Here's a unique idea. Charge hikers for a garbage disposal fee. It seems Americans have forgotton about the effects of litter on a natural habitat, and what it costs the parks to clean it up. If everyone took the responsiblity to leave "only footprints", it would save the parks millions of dollars a year.

  • National Park Quiz 7: Islands   6 years 17 weeks ago

    That's great to hear. Looks like Apostle Islands National Lakeshore may be due for an onslaught of visitors. (That should make Bayfield C/C happy.) Got room for 'em all? BTW, do I have to buy Outdoor Life to read the article that rates APIS the number one park?

  • Judge Orders Cross Removed from Mojave National Preserve   6 years 17 weeks ago

    How many of the soldiers of WWI (I'm thinking primarily of Jews, though atheists and Muslims would also have been among the dead) had a faith that was not commemorated by this cross? I tire of having the phrase "politically correct" thrown up in our faces when we disagree with government-funded, -sponsored or -approved displays of religious observance. How often do those who wonder at people's "oversensitivity" put themselves in someone else's shoes? If the display involved a Star of David, a menorah or a large statue of a seated or standing Buddha would the reactions be the same?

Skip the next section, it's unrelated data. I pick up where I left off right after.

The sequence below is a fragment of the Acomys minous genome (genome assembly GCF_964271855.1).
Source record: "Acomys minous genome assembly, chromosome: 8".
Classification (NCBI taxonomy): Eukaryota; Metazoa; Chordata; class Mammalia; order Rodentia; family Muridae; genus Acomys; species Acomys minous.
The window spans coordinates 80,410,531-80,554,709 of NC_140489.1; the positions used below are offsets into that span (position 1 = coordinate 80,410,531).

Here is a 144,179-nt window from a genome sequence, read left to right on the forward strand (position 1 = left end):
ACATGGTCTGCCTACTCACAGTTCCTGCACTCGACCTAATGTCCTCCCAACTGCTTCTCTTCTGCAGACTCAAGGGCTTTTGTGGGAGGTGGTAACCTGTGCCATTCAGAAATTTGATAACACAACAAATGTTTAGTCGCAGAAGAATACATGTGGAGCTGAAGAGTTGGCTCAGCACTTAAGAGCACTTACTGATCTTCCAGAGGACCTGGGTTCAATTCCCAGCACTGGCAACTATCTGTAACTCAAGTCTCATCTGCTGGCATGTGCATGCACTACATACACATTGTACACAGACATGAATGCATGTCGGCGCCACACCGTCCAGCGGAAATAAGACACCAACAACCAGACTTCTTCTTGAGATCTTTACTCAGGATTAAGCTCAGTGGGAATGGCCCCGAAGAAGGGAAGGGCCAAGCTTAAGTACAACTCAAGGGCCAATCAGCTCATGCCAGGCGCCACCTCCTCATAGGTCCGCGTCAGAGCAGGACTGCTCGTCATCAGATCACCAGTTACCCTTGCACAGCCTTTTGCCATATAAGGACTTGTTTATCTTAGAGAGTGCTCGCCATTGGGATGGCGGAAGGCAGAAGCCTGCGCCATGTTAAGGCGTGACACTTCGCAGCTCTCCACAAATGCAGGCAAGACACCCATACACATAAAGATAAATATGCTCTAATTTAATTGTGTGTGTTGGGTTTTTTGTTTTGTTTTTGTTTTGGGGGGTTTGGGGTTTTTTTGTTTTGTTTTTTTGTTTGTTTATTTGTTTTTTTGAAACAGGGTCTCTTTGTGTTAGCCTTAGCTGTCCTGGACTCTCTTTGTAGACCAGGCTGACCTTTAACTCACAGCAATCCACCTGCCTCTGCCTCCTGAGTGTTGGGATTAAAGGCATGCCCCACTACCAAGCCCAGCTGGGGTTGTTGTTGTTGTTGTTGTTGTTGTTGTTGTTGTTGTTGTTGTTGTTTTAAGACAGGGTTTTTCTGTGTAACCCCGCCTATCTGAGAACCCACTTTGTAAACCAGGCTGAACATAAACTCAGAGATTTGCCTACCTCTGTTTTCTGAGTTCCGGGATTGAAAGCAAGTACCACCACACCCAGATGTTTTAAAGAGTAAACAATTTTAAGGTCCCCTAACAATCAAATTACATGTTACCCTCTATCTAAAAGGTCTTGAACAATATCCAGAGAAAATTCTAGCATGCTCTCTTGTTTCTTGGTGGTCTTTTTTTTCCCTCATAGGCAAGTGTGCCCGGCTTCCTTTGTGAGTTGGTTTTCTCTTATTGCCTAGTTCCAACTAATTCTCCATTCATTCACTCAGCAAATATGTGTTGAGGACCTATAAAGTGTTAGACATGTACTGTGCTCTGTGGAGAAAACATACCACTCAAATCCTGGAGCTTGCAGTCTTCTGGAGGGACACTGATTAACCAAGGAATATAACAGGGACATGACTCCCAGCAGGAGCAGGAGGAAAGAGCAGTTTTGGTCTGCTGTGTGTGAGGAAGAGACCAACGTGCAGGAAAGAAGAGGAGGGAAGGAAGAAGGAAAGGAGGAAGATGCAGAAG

Would the same people agree that these would be right and fitting displays of religious observance and tradition--albeit not their own tradition?

    For those of you who say that there is a "bleeding-heart" mentality that attempts to balance the rights of a majority against a minority TOO fiercely, I invite you to revisit the US Constitution or the Federalist Papers. How many decisions were made and how many structural modifications were put in place to avoid a "tyranny of the majority"? The Founding Fathers struggled over these points, they did not dismiss them as being the purview of whiners or those lacking common sense. What would you think if you were part of a minority?

    I welcome any of your comments on my blog,, as well.

  • National Park Quiz 7: Islands   6 years 17 weeks ago

    Bob -- Did you see that Outdoor Life just named Apostle Islands the #1 national park? They didn't say what their criteria were but it's always nice to get the recognition. I'll be glad to see you when you visit.

  • Director Bomar Suggests Special "Parks Edition" Mountain Bike   6 years 17 weeks ago

    What a hoot ! Even better would be to watch Director Bomar be the first one to try riding the "Special" bike on a backcountry trail! I can see it. Can you?